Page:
“They’re building a castle in Amagasaki? You’re kidding!”
“Yes, Amagasaki is actually the ideal castle town!”
Amagasaki, the town with spirit, has actually rebuilt Amagasaki Castle. Yes, Amagasaki was once a castle town, and has become one once again. The castle town is place of great spirit and nostalgia, boasting welcoming shopping streets, local gourmet offerings exhibiting much hospitality, and temples in Teramachi offering much to the sightseer, boat racing full of excitement, photogenic factory scenes, and many other exciting attractions. Not to mention the cultural appeal of the richly emotional Ningyo Joruri (traditional Japanese puppetry), historical features, cultural offerings, gourmet foods, and leisure activities. Whatever strikes your fancy, Amagasaki has it! Amagasaki, the castle town, always offers something extra.
Responding to Calls for the Reconstruction
of Amagasaki Castle
The original Amagasaki Castle was demolished during the Meiji Restoration. Following a period of rapid urbanization, the castle town underwent a complete change in appearance. However, public nostalgia for the castle was not lost, many voices were raised many times in support of a castle rebuilding project. These efforts were sadly abandoned by a lack of funds and economic downturns. However, a man born in Amagasaki who had founded a successful electronics retailer and knew the history of the castle decided that he would give back to his hometown, the city in which he founded his business. He generously invested more than one billion yen in the Amagasaki Castle main tower construction project.
This man’s commitment resonated strongly among the citizens and his colleagues who had deep ties to Amagasaki. Donations were solicited through campaigns offering “one-share castle lords” and purchases of “one roof tile,” eventually raising 190 million yen toward the project.
By the end of the Heisei era (2019), the curtain was raised on the magnificent main castle tower, which represented a defensive barrier for western Osaka. Amagasaki had finally achieved its dream of restoring its long-lost castle.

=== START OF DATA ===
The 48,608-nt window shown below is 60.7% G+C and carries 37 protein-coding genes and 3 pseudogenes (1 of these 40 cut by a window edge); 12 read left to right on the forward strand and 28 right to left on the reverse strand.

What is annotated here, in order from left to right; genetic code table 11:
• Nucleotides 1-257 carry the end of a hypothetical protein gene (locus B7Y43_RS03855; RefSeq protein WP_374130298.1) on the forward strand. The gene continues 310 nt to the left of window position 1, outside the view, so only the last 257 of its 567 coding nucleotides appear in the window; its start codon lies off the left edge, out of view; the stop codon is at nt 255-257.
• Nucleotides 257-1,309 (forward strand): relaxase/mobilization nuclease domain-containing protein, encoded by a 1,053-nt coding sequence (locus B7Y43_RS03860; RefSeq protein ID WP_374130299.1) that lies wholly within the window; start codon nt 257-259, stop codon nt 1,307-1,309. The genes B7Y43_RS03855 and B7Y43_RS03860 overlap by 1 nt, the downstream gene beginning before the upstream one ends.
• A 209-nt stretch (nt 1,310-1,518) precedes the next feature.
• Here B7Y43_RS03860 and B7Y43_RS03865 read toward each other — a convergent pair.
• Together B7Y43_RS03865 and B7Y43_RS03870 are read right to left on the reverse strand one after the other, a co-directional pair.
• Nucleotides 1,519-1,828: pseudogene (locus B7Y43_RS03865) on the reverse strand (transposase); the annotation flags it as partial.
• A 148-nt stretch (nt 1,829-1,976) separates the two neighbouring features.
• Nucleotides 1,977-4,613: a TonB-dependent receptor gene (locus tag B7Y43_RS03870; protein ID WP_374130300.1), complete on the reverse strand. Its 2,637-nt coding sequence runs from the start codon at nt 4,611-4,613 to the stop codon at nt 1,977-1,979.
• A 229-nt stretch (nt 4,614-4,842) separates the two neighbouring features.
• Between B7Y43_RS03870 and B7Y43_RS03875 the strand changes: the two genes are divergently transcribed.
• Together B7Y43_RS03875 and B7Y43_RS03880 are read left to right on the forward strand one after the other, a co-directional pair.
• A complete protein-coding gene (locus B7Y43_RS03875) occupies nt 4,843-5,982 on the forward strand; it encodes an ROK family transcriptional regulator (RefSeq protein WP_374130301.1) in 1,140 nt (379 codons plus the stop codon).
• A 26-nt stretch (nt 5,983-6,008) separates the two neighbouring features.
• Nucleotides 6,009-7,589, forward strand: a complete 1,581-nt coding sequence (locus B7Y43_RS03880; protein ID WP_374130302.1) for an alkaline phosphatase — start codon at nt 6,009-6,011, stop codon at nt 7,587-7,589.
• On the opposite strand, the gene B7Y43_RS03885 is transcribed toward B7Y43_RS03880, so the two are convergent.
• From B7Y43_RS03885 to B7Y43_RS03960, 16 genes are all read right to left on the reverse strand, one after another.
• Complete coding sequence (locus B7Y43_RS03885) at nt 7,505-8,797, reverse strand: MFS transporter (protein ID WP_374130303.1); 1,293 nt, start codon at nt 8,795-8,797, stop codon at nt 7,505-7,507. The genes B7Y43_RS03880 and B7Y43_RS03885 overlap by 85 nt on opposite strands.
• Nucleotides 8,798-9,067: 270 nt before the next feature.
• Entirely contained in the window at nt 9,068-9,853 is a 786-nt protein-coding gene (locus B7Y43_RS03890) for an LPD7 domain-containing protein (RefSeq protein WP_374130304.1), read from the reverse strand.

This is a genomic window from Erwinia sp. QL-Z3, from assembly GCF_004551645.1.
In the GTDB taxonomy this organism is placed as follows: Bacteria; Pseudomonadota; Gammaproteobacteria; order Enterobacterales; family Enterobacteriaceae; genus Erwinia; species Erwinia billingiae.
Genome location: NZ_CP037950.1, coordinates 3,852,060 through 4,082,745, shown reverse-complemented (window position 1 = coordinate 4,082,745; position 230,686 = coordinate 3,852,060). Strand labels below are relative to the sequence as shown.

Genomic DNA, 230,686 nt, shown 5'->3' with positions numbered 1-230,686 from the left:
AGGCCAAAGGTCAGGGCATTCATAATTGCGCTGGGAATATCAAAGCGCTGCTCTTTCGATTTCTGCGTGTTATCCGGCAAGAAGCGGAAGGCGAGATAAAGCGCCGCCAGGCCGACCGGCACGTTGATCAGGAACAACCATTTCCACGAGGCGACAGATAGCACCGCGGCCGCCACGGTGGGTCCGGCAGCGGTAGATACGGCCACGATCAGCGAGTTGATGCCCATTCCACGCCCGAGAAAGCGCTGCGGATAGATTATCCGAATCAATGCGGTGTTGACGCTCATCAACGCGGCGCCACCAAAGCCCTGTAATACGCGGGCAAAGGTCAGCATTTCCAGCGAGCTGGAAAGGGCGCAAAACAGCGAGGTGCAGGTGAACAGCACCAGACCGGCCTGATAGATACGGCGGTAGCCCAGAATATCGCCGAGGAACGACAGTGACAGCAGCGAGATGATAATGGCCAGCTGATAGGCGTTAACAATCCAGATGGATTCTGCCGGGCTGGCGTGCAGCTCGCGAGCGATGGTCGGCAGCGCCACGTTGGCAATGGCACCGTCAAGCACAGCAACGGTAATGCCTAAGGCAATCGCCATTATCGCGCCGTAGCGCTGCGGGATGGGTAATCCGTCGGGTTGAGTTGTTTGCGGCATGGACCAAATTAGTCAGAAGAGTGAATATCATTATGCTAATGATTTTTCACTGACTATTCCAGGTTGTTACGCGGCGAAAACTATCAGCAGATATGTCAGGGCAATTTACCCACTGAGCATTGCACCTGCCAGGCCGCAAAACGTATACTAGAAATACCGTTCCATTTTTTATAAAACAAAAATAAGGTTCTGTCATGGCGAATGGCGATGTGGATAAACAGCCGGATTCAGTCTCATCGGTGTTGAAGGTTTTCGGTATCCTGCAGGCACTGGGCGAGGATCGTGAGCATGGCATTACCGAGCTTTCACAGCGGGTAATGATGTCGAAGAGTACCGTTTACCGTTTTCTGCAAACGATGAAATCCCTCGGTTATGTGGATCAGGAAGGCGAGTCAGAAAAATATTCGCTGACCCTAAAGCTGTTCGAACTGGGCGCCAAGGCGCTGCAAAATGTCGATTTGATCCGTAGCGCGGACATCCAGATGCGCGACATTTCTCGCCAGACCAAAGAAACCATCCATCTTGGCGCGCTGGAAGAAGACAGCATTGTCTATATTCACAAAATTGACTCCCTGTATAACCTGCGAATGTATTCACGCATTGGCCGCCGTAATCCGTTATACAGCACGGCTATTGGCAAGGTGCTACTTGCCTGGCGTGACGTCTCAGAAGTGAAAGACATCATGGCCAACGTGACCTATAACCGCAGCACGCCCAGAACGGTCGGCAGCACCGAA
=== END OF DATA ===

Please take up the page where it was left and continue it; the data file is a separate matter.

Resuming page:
- 27 Kitajonai, Amagasaki
- Admission Fee: Adults and university students: 500 yen; Senior high school and younger students: 250 yen
- 09:00–17:00 (no admission after 16:30)
- Closed Mondays (or next day when Monday is public holiday) and December 29–January 2
Amagasaki Castle was built to coincide with the arrival in Amagasaki of its new hereditary lord, Toda Ujikane, in 1617.
The castle keep is built in the fukugoshiki, or compound style, and is formed of the main, four-story building, and the smaller, two-story longhouse on its western side. It once stood close to the north-east corner of the current Amagasaki City Cultural Property Collection Gallery.
The storied-towers of the main keep rose approximately 18 meters above the 12-meter-high stonewalled base. The keep featured decorative designs, such as roofs that from the second floor to the fourth were fitted with ornate karahafu and chidorihafu gables, and formed a beautiful symbol of Edo-period Amagasaki with its simple, yet magnificent appearance.
Castle keeps were originally developed to act as both watchtowers in times of war and as command centers during sieges, but by the Edo period military concerns had become less prevalent, and there were many castles that had either lost their keeps or been constructed without one. While the keep at Amagasaki Castle was not used for its defensive purposes, its beautiful decorations served as a physical representation of authority and of the peaceful society of the time.
However, in accordance with a law abolishing castles, the keep was dismantled in 1873, six years into the reign of the Emperor Meiji.
The current castle keep is a reconstruction, for which building was completed in March 2019.